Vikings put Bears out in the cold Minnesota weathers revenge storm, picks off two-game lead

November 03, 1992|By Ray Richardson | Ray Richardson,Knight-Ridder News Service

CHICAGO -- Any questions?

Whatever uneasy feelings or questions that hovered over the Minnesota Vikings before last night disappeared with their 38-10 romp over the Chicago Bears in front of a stunned gathering of 61,257.

For the first time since 1978, the Vikings (6-2) won a Monday night game away from home. Outdoors. In the cold. In the wind. In the drizzle. It was weather fit for a Bears payback, but it never happened.

"We did a lot of things right and we're happy with the results," Vikings coach Dennis Green said. "But this was just one game. We're going to go back to our philosophy of one game at a time.

"Our goal all along has been to win the division. You can't count on making the playoffs as a wild card."

Bears fans expected last night's game to push their team back to the top of the NFC Central Division. The Bears now appear headed for destinations unknown. The Vikings are en route to an elite status they had been seeking since the beginning of training camp.

They have a two-game lead over the Bears (4-4), who have won six of the past eight NFC Central titles. More importantly, the Vikings are 5-1 in divisional games with only Tampa Bay on Sunday and Green Bay (Dec. 27) remaining.

Skeptics who wanted to see the Vikings establish themselves in hostile territory got their answer. Respect comes to those who march into Soldier Field in front of a national television audience and beat the Bears at their own game.

Not only did the Vikings take a commanding position in the divisional race, they started the mission by putting the Bears on the run early.

Long before Jack Del Rio broke the Bears' spirit in the third quarter with his 84-yard interception return for a touchdown, the Vikings had set the tone for the outcome with a bruising ground game that Bears coach Mike Ditka had to admire.

The Vikings' first possession, which ended in a 1-yard touchdown run by Roger Craig, featured five rushing first downs, more than they had in their Oct. 25 loss to Washington. They also had 98 yards rushing in the first half, surpassing the 75 they had in four quarters against the Redskins.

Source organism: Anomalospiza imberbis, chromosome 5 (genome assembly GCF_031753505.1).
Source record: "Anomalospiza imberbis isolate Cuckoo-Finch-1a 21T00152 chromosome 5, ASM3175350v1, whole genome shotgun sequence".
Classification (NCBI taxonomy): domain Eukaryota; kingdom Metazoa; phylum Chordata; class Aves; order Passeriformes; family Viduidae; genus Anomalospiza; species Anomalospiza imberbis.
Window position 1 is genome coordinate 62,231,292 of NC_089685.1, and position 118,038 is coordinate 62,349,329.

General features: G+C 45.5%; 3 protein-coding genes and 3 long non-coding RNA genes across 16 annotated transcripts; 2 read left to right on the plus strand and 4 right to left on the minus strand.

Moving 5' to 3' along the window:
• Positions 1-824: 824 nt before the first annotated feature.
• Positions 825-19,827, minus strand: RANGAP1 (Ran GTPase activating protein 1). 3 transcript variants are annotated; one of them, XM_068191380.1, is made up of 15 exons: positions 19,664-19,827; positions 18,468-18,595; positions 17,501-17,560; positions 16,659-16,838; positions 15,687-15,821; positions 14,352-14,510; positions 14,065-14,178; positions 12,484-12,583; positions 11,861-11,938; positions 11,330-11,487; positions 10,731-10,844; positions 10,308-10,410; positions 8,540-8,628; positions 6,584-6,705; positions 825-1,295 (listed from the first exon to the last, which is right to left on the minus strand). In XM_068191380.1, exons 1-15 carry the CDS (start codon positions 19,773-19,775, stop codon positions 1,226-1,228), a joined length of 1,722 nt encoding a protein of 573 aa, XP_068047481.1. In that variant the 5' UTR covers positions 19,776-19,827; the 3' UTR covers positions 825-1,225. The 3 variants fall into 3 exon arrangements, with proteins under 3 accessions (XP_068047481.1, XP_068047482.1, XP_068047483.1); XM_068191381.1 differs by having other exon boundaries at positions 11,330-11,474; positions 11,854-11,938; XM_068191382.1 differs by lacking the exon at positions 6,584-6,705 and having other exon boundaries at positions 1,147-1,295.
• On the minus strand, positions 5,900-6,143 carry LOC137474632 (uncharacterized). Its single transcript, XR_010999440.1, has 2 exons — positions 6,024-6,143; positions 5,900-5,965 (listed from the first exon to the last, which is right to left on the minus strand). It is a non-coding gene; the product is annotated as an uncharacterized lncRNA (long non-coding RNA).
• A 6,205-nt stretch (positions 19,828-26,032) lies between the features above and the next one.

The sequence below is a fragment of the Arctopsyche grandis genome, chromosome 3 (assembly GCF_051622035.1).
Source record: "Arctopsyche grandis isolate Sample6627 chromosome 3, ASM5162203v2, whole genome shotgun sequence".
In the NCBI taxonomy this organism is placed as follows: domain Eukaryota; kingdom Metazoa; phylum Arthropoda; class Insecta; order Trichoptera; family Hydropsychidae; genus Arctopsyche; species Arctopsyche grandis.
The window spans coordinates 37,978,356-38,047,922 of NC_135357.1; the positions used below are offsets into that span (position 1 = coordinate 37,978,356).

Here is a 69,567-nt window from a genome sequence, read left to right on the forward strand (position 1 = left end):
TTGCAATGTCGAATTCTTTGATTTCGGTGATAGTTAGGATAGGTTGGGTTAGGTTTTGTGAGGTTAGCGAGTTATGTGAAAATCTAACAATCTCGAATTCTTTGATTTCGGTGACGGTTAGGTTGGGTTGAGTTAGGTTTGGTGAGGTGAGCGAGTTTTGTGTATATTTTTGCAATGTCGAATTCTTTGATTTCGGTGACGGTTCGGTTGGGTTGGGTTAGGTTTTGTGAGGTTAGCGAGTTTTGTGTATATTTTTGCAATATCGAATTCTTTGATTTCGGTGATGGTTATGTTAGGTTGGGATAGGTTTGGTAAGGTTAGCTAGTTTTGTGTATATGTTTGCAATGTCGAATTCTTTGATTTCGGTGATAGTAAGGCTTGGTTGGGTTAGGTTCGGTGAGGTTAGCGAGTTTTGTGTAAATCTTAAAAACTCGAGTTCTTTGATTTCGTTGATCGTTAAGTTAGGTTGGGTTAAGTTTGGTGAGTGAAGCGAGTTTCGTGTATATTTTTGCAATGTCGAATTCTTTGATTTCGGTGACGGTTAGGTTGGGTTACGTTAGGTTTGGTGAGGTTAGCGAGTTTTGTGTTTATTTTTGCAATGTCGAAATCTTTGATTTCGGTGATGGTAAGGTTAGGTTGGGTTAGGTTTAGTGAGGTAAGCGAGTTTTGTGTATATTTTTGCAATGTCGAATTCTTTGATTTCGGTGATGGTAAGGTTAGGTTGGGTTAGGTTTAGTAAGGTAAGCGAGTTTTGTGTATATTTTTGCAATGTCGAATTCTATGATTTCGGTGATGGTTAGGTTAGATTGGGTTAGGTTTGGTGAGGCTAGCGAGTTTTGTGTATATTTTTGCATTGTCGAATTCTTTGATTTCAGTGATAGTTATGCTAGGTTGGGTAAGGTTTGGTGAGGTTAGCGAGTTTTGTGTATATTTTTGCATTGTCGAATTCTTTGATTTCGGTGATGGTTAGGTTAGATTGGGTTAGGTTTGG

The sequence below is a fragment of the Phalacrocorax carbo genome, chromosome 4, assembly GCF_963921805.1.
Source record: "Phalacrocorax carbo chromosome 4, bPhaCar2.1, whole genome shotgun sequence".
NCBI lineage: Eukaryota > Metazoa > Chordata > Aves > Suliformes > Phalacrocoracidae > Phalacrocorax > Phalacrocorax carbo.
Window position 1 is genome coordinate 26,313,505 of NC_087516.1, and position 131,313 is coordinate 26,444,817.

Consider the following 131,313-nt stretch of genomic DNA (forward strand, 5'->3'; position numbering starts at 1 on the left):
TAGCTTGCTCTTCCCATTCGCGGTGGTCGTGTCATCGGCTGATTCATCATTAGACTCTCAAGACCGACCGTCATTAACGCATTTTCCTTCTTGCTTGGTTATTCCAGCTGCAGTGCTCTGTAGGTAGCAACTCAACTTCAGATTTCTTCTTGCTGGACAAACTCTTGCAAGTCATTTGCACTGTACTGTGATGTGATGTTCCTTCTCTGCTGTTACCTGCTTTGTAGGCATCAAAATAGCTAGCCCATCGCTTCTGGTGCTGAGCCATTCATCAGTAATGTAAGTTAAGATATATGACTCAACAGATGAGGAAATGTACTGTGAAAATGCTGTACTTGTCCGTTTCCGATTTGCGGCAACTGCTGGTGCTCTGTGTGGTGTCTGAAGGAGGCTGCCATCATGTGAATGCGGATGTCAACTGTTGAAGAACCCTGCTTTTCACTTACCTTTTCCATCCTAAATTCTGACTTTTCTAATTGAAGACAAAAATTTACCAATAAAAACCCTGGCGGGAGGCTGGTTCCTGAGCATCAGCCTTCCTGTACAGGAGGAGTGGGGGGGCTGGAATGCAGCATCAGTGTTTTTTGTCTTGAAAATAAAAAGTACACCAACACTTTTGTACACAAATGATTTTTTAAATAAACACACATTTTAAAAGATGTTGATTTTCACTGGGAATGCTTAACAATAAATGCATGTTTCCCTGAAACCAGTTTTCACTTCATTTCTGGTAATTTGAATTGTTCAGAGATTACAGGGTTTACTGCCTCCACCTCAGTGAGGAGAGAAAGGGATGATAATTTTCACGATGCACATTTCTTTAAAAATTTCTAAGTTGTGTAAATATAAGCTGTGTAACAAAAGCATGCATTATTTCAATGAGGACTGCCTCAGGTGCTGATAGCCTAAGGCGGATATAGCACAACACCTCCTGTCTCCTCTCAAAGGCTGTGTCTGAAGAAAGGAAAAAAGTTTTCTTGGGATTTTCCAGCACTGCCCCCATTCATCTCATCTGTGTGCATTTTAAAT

The Vikings finished with a season-high 164 yards rushing. They were so effective in running the ball that quarterback Rich Gannon attempted only 15 passes. He completed seven,

including a 60-yard scoring pass to tight end Steve Jordan early in the fourth quarter to bury the Bears.

Showing the Bears that they can muscle up a running game allowed everything else to fall into place.

"They showed they meant business and they did it very well," Ditka said of the Vikings. "They took the ball right down the field on us by running it, and we couldn't stop them. They're a good team and certainly deserved to win."

Jordan's play, aided by a vicious, open-field block from wide receiver Cris Carter on safety Mark Carrier, sent a chilling message to the Bears. The Vikings already were leading 24-3, but Green and his staff just wanted to show the Bears they still knew how to score through the air.

Everything else the Vikings had done last night was on the wet and cold Soldier Field grass. Even second-year linebacker Carlos Jenkins got into the ground attack by returning Peter Tom Willis' first pass attempt in the fourth quarter for a 19-yard touchdown, the first of his career.

Fuad Reveiz complemented the Vikings' five touchdowns with a 28-yard field goal.

But it was Del Rio who applied the Todd Scott Back-Breaker this time. Scott's interception return of a Jim Harbaugh pass on Oct. 4 ignited the Vikings' 21-point comeback.

They needed a similar play last night. The Vikings were leading 14-3 at halftime, but Terry Allen fumbled on the first play of the third quarter. Safety Shaun Gayle recovered at the Vikings' 21, and Chicago appeared ready to get back into the game.

On the Bears' first play, Harbaugh fired a short pass over the middle to wide receiver Tom Waddle, who collided with umpire Neil Gereb. The ball sailed into the arms of a sprawled Del Rio. The next thing Del Rio knew, he had a convoy of blockers to steer him to the end zone and give the Vikings a 21-3 lead.

The game was over at that point.

"The defense was unbelievable," Gannon said. "They came up with some really key turnovers. Jack's play was the turning point in the game."

Like Green, Ditka downplayed the consequences of the outcome. There was a feeling around Chicago that a Bears loss would end their playoff hopes. Ditka was even on his best behavior on the sidelines.

He showed restraint after running back Darren Lewis' fumble in the second quarter helped swing the momentum in the Vikings' favor. Lewis' fumble led to a 1-yard touchdown run by Allen, which gave the Vikings a 14-0 lead.

Ditka also kept composed after Harbaugh threw two interceptions. Ditka knew his quarterback was under duress all night. Harbaugh was sacked four times and didn't play the final two series.

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